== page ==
Of course, if your 'mech can only torso twist 90 degrees left/right, and they can twist further, you need to get out of this situation quickly.


#3 - Circle of Death, Sidearm Style - If you've both got a "big gun" in matching arms, it's very tempting to lean on that arm and circle around each other while looking out the side window. Again, a sound idea, except that many 'mechs expose their CT more when the arm is turned out to the side. Resist the impulse; only swing the arm out long enough to take your shot. The rest of the time, keep them to the side using your radar.

Also, before getting into this situation, make sure you're not bringing a knife to a gunfight. Many a pilot has regretted going up against the Templar's AC20/MPLAS combo or the Masakari's gauss rifle with just a pair of medium lasers.

Moments of Advantage

From time to time, you're going to have a few moments in which you have the chance to take the advantage against your opponent. We'll go over them here. This list isn't all-inclusive, but it should provide some help.

#1 - Gyro Hit. - "Components Destroyed." Your opponent's been putting shots dead-center all duel, and all of a sudden his shots are going wild. His 'Mech appears to be a little more "wobbly" than before. Has he lost his nerve? Gotten a bit shaken from a partial hit to the canopy? Maybe, but it's more likely that his 'mech has taken a hit to the internal gyro. Press the assault; put a couple fast-cycling weapons onto chain fire and poke him repeatedly. With a gyro out, even a single medium-laser hit can throw a 'mech's aim off, and a large laser or beyond will have them staring at dirt or force their torso to twist away for a couple of seconds.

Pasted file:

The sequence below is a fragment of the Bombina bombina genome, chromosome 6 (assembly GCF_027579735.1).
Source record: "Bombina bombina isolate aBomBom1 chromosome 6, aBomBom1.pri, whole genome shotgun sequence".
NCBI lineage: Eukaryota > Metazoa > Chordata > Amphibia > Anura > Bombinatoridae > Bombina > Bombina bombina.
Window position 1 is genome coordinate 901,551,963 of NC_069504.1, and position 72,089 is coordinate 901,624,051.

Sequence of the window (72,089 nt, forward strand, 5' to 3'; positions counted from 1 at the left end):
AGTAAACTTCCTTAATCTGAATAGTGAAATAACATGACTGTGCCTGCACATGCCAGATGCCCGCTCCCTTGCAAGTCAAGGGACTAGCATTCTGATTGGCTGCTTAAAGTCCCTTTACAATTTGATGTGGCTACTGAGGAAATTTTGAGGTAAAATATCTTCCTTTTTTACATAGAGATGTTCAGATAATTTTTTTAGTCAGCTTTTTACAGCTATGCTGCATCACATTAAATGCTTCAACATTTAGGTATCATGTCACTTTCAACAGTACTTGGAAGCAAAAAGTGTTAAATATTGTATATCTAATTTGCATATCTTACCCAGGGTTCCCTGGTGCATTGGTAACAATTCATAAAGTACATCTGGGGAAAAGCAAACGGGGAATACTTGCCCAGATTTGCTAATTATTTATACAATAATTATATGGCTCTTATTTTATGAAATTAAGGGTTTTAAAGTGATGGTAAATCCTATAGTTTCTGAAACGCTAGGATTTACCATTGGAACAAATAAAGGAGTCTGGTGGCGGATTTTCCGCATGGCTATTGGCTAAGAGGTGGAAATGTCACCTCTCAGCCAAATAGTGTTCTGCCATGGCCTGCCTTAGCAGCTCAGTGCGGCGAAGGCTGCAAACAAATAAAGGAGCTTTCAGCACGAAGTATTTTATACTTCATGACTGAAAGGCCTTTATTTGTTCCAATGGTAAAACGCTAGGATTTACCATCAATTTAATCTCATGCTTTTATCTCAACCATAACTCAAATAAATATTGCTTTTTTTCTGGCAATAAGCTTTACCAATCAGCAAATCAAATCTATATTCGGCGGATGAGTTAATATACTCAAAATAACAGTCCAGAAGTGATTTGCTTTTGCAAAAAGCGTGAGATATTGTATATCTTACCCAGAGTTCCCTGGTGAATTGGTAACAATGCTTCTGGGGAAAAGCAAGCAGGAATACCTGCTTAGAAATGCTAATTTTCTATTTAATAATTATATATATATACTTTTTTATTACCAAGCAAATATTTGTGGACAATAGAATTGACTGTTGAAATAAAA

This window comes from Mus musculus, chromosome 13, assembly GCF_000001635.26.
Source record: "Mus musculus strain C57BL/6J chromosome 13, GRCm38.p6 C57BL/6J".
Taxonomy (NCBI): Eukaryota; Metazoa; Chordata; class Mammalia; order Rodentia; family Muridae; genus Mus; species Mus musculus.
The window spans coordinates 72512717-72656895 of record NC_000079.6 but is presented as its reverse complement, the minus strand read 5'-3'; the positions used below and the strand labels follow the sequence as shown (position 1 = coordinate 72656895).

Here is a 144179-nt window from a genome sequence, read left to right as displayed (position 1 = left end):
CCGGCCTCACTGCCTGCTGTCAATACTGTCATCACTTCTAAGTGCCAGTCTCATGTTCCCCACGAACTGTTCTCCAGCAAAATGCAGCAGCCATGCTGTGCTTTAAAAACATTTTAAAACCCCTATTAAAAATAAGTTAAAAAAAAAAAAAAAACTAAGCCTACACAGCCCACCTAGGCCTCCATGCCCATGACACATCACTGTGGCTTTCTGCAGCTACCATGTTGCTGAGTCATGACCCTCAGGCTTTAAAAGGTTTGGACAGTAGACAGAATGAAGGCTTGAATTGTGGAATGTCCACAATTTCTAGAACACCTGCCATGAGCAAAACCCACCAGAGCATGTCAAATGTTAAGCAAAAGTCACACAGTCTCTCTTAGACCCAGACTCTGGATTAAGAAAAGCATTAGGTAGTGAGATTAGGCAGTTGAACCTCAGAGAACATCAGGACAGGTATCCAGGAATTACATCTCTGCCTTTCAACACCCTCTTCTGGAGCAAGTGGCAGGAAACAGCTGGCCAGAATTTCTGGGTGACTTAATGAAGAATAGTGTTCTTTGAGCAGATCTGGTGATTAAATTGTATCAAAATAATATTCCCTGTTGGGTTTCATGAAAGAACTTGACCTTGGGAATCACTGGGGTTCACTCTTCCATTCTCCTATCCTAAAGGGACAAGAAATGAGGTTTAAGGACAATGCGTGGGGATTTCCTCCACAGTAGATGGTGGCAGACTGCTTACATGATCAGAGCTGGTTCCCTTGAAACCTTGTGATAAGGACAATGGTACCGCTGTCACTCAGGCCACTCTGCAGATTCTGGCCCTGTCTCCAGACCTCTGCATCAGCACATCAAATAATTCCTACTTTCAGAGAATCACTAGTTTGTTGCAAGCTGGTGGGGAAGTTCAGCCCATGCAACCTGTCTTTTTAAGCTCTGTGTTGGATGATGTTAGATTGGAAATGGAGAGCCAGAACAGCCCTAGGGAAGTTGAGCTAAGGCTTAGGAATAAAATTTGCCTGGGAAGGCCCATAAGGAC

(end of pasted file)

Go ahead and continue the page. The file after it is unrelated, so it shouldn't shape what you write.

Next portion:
#2 - Shut Down - if you see your opponent bowing to you, resist the urge to politely bow back if at all possible. You can do that out of the pods.

Also resist the urge to snap off a shot on impulse. If your opponent has any coolant left, he's already hitting the flush button. If he doesn't, you have the time enough to maneuver into position.

Take a moment. You were just given a few seconds of free cool-down time for your weaponry, after all. Get onto your opponent's six, to keep him from firing right at you when he starts up. Line up a nice, leisurely shot to someplace vital, make sure your heat is in the green, and then pull the trigger.

If the enemy 'mech is one that tends to expose the cockpit panel on shutdown, you're far enough away to avoid splash damage, and you think your alpha strike can take it out in one hit, then consider the opportunity to line the shot up. On the other hand, if you're facing something that tends to protect the cockpit instead, then by all means use the time for better positioning.